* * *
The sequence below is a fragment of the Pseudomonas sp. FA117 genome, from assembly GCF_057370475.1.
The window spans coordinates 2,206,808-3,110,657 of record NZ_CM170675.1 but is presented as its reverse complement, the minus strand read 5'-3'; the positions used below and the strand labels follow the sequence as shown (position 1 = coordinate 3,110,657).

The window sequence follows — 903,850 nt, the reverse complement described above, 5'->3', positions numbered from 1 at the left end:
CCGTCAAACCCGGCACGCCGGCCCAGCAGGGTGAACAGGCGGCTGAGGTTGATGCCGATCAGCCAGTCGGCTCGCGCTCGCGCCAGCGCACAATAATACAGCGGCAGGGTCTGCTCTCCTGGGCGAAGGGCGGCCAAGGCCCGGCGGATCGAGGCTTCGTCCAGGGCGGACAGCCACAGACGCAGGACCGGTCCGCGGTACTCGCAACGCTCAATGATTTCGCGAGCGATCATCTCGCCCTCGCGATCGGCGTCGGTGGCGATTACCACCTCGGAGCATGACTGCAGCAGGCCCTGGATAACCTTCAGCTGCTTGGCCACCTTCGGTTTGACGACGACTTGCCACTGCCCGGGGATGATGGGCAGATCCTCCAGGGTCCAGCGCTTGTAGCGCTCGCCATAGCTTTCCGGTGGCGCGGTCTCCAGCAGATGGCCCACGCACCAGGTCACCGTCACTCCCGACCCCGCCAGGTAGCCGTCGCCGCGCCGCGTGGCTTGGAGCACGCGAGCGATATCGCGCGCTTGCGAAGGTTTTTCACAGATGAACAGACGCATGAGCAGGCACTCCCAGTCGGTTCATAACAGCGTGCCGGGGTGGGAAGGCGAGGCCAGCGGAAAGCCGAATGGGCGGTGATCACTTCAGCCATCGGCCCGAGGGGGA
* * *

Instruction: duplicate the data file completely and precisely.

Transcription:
The sequence below is a fragment of the Pseudomonas sp. FA117 genome, from assembly GCF_057370475.1.
The window spans coordinates 2,206,808-3,110,657 of record NZ_CM170675.1 but is presented as its reverse complement, the minus strand read 5'-3'; the positions used below and the strand labels follow the sequence as shown (position 1 = coordinate 3,110,657).

The window sequence follows — 903,850 nt, the reverse complement described above, 5'->3', positions numbered from 1 at the left end:
CCGTCAAACCCGGCACGCCGGCCCAGCAGGGTGAACAGGCGGCTGAGGTTGATGCCGATCAGCCAGTCGGCTCGCGCTCGCGCCAGCGCACAATAATACAGCGGCAGGGTCTGCTCTCCTGGGCGAAGGGCGGCCAAGGCCCGGCGGATCGAGGCTTCGTCCAGGGCGGACAGCCACAGACGCAGGACCGGTCCGCGGTACTCGCAACGCTCAATGATTTCGCGAGCGATCATCTCGCCCTCGCGATCGGCGTCGGTGGCGATTACCACCTCGGAGCATGACTGCAGCAGGCCCTGGATAACCTTCAGCTGCTTGGCCACCTTCGGTTTGACGACGACTTGCCACTGCCCGGGGATGATGGGCAGATCCTCCAGGGTCCAGCGCTTGTAGCGCTCGCCATAGCTTTCCGGTGGCGCGGTCTCCAGCAGATGGCCCACGCACCAGGTCACCGTCACTCCCGACCCCGCCAGGTAGCCGTCGCCGCGCCGCGTGGCTTGGAGCACGCGAGCGATATCGCGCGCTTGCGAAGGTTTTTCACAGATGAACAGACGCATGAGCAGGCACTCCCAGTCGGTTCATAACAGCGTGCCGGGGTGGGAAGGCGAGGCCAGCGGAAAGCCGAATGGGCGGTGATCACTTCAGCCATCGGCCCGAGGGGGA